Title:
Pneumatic fastener for metal studs and related method
Kind Code:
A1


Abstract:
A pneumatically drivable fastener secures drywall or other construction material to a metal stud. Each fastener comprises a driving head; and a one piece shank component, secured at one end to the driving head. Each shank component has an axial length extending perpendicularly and longitudinally from the driving head and is divided into two or three sections: (a) an optional, solid section closest to the driving head; (b) an intermediate section with grooves that define stud cutting edges; and (c) two or more forked ends opposite the driving head. A method for fastening drywall to a plurality of metal studs is also disclosed.



Inventors:
Dichiera, Lawrence J. (Pittsburgh, PA, US)
Application Number:
12/075899
Publication Date:
09/17/2009
Filing Date:
03/14/2008
Assignee:
Legal Rep. (Pittsburgh, PA, US)
Primary Class:
Other Classes:
52/376
International Classes:
F16B15/06; E04B2/00
View Patent Images:
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Primary Examiner:
JOHNSON, PHILIP T
Attorney, Agent or Firm:
Gary P. Topolosky (Pittsburgh, PA, US)
Claims:
What is claimed is:

1. A pneumatically drivable fastener for securing a section of construction material to a metal stud, said fastener comprising: a driving head; and a one piece shank component, secured at one end to the driving head, said shank component having an axial length extending perpendicularly and longitudinally from said driving head that divides into at least two sections: (a) an intermediate section with grooves that define stud cutting edges; and (b) two or more forked ends opposite the driving head.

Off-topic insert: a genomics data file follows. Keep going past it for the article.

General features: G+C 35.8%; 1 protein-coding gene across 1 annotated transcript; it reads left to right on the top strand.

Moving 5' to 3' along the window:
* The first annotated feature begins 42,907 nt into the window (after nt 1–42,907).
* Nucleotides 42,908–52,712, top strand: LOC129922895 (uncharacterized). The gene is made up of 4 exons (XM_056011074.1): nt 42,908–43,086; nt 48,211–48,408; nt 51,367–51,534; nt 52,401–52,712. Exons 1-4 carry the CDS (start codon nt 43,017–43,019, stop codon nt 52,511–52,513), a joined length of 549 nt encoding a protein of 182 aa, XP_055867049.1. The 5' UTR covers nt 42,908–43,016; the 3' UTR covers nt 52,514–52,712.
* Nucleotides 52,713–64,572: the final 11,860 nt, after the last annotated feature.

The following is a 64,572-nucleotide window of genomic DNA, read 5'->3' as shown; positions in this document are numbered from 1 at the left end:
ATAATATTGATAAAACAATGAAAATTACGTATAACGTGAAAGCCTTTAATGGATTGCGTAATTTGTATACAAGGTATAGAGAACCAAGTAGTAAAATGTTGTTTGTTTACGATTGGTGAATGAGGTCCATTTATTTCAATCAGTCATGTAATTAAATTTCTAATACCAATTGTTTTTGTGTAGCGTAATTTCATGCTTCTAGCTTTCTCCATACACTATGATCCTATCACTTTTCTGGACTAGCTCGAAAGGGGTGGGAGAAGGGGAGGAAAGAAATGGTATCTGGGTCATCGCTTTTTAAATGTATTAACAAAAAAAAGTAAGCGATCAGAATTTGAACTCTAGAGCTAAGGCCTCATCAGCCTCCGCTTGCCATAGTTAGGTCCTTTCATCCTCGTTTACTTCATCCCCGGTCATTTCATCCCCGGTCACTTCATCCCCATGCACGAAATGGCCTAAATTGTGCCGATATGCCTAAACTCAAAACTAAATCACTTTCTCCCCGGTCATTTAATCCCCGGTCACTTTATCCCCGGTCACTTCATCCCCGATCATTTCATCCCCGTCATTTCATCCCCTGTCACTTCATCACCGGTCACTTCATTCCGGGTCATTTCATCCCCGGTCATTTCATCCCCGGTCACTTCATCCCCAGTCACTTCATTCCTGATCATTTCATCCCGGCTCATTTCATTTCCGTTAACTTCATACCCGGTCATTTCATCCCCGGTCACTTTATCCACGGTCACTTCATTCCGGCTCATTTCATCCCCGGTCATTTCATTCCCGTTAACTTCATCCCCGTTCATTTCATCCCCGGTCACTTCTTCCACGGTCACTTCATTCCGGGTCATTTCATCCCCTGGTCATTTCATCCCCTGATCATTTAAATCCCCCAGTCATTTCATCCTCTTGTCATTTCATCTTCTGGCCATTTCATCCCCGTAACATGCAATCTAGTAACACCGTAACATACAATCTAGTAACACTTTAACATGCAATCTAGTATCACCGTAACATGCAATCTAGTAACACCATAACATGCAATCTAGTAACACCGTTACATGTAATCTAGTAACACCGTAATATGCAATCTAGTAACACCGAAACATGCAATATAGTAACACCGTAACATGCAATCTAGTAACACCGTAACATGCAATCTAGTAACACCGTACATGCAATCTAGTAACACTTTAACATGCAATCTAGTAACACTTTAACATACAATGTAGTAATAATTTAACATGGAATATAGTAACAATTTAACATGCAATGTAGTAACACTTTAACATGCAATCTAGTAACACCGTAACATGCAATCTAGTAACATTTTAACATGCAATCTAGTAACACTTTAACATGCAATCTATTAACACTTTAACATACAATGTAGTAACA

2. The fastener of claim 1, wherein one forked end of the shank component is longer than the other.

3. The fastener of claim 1 which further includes a solid section between the driving head and the intermediate section.

4. The fastener of claim 3, wherein the solid section is about half the total length of the shank component.

5. The fastener of claim 1, wherein the grooves in the intermediate section of the shank component include one or more indentations near a center axis of the shank component.

6. The fastener of claim 5, wherein the indentations are substantially V-shaped.

7. The fastener of claim 1, wherein the grooves include a plurality of apertures near a center axis of the shank component.

8. The fastener of claim 7, wherein the apertures are substantially V-shaped.

9. The fastener of claim 1, wherein the section of construction material is selected from the group consisting of: a metal stud, drywall and finishing trim.

10. A pneumatically drivable fastener for securing drywall to a metal stud, said fastener comprising: a driving head; and a one piece shank component, secured at one end to the driving head, said shank component having an axial length extending perpendicularly and longitudinally from said driving head that divides into three sections: (a) a solid section closest to the driving head; (b) an intermediate section with grooves that define stud cutting edges; and (c) two or more forked ends opposite the driving head.